BBQ vs. Liquid Nitrogen – Farid Shirinfar

Geographical division of UCLA into south and north campus eases the analysis and amplifies the effects of their corresponding culture.  South campus houses science related and the engineering school while art, humanities and social sciences are all located in the north campus.  A direct consequence of this division is congestion of one culture in each part of the campus; a clear difference in ethnological and social nature of these two campuses can be easily detected.

 

Walking in Boelter Hall, UCLA’s engineering school, it’s nearly impossible to miss the many technical posters presenting projects aimed at lowering emission of cars, water pollution, computer network topologies, micro- and nano- fabrication of sensors and transistors, and many more.  All these posters share one aspect and that is the quantification of different properties and application of mathematical models to describe those phenomena.  On the other hand, the Sculpture Garden presents the beauty-oriented ghost of north campus.  There, there are no numbers or conclusions but figures and shapes. 

Clearly scientists and engineers heavily rely on math and advanced tools.  As a result, their daily activities are leaned more toward math, and their time is mostly spent in labs.  The more time they spend on math and technology, the more common it becomes for them to identify and be identified by those tools.  On the other hand, artists and social scientists spend most of their time on “expressing their emotions” or trying to identify and possibly solve social issues such as religion vs. government, political correctness, individual rights, and others.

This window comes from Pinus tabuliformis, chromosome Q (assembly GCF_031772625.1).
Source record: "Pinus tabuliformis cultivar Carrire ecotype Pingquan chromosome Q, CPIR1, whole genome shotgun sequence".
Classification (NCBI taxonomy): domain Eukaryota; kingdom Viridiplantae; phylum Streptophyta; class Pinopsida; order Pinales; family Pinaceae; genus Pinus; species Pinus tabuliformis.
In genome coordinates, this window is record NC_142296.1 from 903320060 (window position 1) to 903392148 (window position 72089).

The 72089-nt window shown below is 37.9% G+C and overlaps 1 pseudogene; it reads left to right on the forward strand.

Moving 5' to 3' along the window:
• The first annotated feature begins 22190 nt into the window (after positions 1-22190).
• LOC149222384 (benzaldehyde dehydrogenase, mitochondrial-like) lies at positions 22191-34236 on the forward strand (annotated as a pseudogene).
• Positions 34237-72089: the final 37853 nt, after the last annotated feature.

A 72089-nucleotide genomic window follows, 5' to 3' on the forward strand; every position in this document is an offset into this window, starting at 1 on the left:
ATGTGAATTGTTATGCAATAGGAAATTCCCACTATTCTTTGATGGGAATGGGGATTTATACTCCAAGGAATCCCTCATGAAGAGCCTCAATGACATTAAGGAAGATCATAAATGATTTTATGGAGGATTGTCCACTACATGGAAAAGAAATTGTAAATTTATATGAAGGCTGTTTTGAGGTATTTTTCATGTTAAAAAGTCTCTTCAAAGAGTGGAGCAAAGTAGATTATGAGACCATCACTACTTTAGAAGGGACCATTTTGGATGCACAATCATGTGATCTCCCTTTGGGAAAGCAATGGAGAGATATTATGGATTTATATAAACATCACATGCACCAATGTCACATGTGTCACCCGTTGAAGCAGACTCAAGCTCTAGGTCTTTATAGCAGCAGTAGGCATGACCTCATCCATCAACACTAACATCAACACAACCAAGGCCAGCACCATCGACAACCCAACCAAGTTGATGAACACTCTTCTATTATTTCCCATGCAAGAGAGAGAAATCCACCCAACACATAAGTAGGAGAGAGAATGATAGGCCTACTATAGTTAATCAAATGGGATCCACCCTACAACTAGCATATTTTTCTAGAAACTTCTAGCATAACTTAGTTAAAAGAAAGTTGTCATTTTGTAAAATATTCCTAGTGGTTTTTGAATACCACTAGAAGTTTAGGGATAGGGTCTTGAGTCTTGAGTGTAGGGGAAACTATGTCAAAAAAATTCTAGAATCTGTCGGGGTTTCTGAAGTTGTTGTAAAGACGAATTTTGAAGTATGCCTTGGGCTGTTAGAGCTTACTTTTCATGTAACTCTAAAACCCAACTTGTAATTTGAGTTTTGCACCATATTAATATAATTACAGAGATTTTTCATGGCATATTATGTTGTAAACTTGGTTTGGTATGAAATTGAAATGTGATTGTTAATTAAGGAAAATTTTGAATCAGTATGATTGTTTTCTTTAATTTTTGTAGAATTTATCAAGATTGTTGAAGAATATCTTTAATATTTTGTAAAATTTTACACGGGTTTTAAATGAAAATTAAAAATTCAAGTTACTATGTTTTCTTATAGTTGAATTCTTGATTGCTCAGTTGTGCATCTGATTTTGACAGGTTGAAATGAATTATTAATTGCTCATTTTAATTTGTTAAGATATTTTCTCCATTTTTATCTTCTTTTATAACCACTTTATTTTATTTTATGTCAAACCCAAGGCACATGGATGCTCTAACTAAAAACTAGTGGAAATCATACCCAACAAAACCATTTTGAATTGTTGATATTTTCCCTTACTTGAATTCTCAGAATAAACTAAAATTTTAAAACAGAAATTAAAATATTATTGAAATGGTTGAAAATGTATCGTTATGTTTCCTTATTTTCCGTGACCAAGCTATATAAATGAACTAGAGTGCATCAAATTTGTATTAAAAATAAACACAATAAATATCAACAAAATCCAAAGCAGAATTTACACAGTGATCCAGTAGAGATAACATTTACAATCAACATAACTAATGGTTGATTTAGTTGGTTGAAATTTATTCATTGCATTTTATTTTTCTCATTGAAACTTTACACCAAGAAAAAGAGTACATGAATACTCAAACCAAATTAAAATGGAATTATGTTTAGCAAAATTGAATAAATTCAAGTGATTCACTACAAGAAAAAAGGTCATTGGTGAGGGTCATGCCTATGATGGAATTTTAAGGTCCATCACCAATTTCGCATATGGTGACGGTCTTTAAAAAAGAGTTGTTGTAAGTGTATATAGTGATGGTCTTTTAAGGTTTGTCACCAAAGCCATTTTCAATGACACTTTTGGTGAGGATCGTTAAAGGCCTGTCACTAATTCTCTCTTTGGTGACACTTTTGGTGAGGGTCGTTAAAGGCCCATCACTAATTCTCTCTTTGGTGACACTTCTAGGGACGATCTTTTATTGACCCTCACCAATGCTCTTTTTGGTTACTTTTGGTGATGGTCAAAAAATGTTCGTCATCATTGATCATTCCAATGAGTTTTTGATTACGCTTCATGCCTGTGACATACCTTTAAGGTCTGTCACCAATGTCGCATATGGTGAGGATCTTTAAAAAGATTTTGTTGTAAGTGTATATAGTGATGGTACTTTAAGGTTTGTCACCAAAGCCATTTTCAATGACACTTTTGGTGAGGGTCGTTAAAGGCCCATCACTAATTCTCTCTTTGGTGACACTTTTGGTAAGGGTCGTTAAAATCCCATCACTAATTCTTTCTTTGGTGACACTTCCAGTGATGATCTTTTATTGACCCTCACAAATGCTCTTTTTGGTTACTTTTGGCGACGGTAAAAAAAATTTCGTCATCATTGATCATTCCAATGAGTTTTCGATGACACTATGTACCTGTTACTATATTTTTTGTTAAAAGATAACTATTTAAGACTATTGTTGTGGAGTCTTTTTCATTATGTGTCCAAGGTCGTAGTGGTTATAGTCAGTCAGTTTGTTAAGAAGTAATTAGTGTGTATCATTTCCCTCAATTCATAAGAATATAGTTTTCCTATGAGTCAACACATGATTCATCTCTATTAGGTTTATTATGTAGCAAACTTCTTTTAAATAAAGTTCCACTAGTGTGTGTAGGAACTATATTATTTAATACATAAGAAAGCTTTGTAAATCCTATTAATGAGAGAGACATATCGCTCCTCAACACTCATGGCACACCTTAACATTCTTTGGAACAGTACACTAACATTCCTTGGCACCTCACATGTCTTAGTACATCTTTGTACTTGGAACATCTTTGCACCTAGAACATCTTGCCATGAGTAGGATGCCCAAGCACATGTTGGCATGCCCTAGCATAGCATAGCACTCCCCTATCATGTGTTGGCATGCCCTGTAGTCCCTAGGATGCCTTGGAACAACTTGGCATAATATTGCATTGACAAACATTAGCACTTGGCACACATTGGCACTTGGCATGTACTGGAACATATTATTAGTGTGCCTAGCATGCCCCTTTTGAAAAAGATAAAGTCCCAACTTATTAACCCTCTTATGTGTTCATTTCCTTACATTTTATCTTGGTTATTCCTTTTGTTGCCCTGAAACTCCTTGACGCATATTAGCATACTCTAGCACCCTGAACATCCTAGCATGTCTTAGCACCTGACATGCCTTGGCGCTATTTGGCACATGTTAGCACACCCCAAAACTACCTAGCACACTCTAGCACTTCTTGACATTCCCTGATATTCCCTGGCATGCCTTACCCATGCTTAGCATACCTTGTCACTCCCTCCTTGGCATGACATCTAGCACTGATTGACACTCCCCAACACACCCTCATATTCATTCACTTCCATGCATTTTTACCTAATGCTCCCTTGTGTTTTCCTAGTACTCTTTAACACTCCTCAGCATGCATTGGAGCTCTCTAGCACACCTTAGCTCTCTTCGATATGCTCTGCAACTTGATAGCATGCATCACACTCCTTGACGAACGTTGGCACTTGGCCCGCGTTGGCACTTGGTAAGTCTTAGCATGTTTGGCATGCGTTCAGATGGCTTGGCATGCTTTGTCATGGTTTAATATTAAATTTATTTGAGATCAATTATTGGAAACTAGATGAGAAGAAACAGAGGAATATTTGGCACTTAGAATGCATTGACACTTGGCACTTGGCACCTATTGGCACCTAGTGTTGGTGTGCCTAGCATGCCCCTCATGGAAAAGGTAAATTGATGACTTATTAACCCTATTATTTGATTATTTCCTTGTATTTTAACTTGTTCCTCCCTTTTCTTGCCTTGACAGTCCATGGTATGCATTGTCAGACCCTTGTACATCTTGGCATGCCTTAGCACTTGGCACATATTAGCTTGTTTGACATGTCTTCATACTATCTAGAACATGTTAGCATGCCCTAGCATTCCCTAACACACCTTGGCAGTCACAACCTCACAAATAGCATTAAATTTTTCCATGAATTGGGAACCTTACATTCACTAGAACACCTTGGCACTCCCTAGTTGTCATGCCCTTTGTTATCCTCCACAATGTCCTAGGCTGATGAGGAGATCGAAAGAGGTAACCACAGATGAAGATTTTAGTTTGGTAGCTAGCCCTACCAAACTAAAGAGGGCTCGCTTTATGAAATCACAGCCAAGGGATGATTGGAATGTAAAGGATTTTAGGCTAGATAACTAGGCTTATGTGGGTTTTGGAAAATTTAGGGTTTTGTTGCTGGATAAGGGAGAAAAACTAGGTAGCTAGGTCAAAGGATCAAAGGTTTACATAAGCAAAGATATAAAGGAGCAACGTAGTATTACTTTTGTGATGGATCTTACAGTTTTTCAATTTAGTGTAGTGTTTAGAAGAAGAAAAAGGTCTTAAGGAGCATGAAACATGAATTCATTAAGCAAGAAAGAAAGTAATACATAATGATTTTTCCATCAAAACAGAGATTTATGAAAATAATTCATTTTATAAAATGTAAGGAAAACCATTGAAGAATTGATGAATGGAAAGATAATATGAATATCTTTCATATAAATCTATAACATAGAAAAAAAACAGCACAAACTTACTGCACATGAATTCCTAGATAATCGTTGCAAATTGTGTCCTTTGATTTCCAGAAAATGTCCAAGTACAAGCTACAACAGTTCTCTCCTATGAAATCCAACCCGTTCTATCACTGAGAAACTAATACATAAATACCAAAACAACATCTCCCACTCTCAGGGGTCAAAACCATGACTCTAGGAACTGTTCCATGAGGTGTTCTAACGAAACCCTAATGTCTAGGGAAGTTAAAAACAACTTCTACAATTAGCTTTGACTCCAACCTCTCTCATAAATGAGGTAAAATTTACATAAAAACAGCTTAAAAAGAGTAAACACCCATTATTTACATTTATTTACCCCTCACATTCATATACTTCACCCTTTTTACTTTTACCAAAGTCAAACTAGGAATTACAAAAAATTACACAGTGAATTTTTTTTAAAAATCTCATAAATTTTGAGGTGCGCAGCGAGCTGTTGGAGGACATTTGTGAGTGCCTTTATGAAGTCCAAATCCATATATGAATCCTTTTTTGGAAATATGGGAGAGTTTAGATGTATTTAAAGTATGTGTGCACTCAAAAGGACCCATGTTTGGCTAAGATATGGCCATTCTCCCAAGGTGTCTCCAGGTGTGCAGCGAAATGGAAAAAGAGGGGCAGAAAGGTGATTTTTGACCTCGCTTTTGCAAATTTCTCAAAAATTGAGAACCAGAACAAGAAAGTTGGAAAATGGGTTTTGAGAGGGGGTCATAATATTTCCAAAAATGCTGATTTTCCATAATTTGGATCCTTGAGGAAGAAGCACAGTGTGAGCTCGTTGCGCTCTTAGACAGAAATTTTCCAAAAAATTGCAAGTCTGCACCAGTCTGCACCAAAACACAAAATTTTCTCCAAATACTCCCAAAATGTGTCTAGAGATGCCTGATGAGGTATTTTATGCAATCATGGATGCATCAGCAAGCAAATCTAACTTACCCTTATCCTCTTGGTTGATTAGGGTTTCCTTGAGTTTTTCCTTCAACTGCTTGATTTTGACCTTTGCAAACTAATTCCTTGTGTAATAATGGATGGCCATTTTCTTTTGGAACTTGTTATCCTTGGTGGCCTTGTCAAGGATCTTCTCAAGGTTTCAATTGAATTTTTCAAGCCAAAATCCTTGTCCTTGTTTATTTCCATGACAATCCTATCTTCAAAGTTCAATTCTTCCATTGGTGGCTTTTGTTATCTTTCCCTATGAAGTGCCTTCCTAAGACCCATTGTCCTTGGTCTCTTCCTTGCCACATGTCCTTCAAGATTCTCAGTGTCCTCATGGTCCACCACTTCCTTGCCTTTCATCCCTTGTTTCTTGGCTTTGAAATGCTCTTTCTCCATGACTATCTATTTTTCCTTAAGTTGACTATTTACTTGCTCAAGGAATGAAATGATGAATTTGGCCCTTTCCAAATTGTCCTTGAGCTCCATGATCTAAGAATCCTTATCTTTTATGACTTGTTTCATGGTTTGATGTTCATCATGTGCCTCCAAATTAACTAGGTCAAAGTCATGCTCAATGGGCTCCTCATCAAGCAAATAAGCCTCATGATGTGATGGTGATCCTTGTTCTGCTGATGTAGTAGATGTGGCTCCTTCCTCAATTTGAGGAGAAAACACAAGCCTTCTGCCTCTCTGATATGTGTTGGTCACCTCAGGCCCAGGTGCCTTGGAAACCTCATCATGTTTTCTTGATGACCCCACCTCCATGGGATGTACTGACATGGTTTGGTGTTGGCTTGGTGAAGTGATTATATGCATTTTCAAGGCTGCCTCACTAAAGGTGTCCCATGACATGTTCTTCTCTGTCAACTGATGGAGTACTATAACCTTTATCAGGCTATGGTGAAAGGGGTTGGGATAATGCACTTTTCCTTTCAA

This is the root where the two cultures of UCLA stem upon.  To the engineer who is preoccupied with minimizing the channel length of a transistor, conceptual art has no meaning and seems as a waste of time.  After all, the beauty of art is in the eyes of beholder and doesn’t have a global implication.  On the other hand, although the artists potentially use what scientists develop, they may not think of them as significant improvements as to them those products merely effect our physical life or the scientists could be very well producing bad science, an issue discussed in “Third Culture: Being in Between.” In their extreme forms, these condemnations can be verbalized as “evil scientist” or “mad expressionist” as discussed in class.

These two very different points of view can easily be observed in respective student organizations.  A good point of comparison is the Greek life as it has a strong focus on social life.  As explained before, social activities are more closely related to social sciences and arts than they are to sciences and engineering. Using Facebook as a source of information, a rough statistics shows that the majority of Greek members are from the north campus.

More interestingly, there is a major-based fraternity, the Triangle fraternity, which consists of only math, science and engineering majors.  Furthermore, the rush activities of this group is different from those of others.  While most fraternities host BBQs, poker tournaments, and smashing activities, the Triangle has “Video Games and Liquid Nitrogen” and “Laser Tag” listed as what they’ll be doing in two out of four nights of rush week.  This clearly shows the existence of two cultural poles on campus: one heavily relying on lab and another heavily engaged in oral means.  This example is very important as it lays down the root for arguing that the north campus and south campus are not merely different in what they do during the “school hours” but are also different in what they think of as enjoyable activities; thus exist the two different cultures with different goals and different mindsets.

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Thus far, the argument has been that there exist two different cultures on UCLA campus with different goals.  However, that doesn’t mean collaboration between the two is impossible.  It’s through the collaboration of artists and scientists that great technologies are implemented.  My idol for achieving this is Apple Inc. as it has successfully integrated art with technology.  They’ve developed systems which use technology to deliver content in an aesthetic form; and thus achieved great success as shown by their financial accomplishments.  I believe that the two cultures currently exist and will continue to exist without merging.  However, what might and should change is the rigor of collaboration between the two.

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